The New Alphabet

High definition analog technology competes with IP cameras

Mastering the alphabet used to be as simple as learning your ABCs. Not anymore. A whole new alphabet has been created for the world of analog video. Don’t try to sing this one to the “Alphabet song” we all grew up with. It doesn’t work. Trust me. I just spent 15 minutes trying.

The new alphabet goes CVI TVI AHD SDI SDIv2. Each group represents a high definition analog technology that was created to compete against megapixel IP cameras. This article will not be comparing Analog to IP or addressing the virtues of one over the other, but will explain why high definition analog exists and what the future may hold.

Let’s start by going way back in history to the year 2012, which is ancient history in the world of technology. Analog cameras were hard pressed to put out an honest 700 lines of resolution while IP cameras were easily displaying pictures of 1 and 2 megapixels (720P and 1080P respectively) and up to 5 megapixels in some cases. On the down side, IP cameras were expensive and difficult to install.

This must have seemed like the perfect business opportunity for a group of companies to create megapixel low cost analog solutions to go up against IP. Sadly, it arrived just in time to compete with the new generation of low cost plug-and-play IP equipment. I guess timing really is everything.

Let’s say you’re ready to start that new high resolution project but aren’t sure what to use. Both IP and analog can give your customers a terrific solution, depending on their needs. If for whatever reason you’ve decided to go the HD analog route, the two most popular technologies in analog HD today are CVI and TVI. CVI seems to be bigger in the DIY market whereas TVI is found in more commercial products. Both give excellent picture quality in their 720P and 1080P versions. The specifications of both continue to evolve, but you should expect extended transmission distances on coaxial cable and remote control of key camera functions on most. Another option, AHD, is currently only available in 720P. In my mind, this puts it at a disadvantage. Rumors abound about AHD being available in 1080P, but I have not seen a legitimate working sample yet. Perhaps by mid-year? Right now, AHD is not widely available and has a more restrictive feature set than TVI and CVI.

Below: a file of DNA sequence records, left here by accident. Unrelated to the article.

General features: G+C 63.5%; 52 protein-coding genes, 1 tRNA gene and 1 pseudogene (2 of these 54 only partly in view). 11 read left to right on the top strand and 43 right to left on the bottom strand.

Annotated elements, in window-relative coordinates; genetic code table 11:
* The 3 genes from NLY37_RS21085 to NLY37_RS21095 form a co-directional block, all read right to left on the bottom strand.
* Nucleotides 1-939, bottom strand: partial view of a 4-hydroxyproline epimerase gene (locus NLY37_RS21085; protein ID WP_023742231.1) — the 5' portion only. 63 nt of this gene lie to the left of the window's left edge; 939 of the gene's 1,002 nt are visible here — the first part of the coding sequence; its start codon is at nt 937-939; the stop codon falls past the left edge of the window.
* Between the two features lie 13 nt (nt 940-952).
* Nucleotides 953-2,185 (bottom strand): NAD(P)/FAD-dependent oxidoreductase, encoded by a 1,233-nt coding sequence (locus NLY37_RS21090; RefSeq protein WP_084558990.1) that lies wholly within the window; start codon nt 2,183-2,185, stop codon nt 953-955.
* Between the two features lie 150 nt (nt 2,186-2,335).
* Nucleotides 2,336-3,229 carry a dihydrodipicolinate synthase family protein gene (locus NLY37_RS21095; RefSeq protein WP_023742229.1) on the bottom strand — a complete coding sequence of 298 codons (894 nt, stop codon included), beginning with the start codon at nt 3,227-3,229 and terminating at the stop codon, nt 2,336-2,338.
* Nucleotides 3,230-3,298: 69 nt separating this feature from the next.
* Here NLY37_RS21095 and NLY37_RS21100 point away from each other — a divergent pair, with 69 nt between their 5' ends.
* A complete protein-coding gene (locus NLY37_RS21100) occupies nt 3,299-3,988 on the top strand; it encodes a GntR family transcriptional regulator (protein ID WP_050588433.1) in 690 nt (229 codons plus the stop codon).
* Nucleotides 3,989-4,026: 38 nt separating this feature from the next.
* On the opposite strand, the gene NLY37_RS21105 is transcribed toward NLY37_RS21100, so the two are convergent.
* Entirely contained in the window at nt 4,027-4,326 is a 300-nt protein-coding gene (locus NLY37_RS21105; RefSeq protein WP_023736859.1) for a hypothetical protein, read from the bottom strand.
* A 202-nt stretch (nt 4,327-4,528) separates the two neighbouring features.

That leaves SDI and the newer SDIv2. SDI has very few supporters right now and many former SDI supporters are moving to the TVI and CVI bandwagons. You will most likely find SDI products built into other products such as public display monitors.

A few caveats: For your convenience, none of the above technologies work with each other. Each technology requires its own DVR. TVI requires a TVI DVR. CVI requires a CVI DVR, etc. Most of these new HD DVRs will accept signals from your older existing 960H cameras, but from what I have seen, the results are not great. I suggest that you should go all HD or stay with your 960H for now. There are promises from various manufacturers that we will soon be seeing multi-format DVRs that will accept both CVI and TVI. No dates have been given yet.

The pictures from these new HD products are fantastic. Coupled with a cost that is lower than today’s 960H products, HD analog has the ability to change our thinking about analog for years to come. It’s a technology that is here to stay.

This article originally appeared in the May 2015 issue of Security Today.

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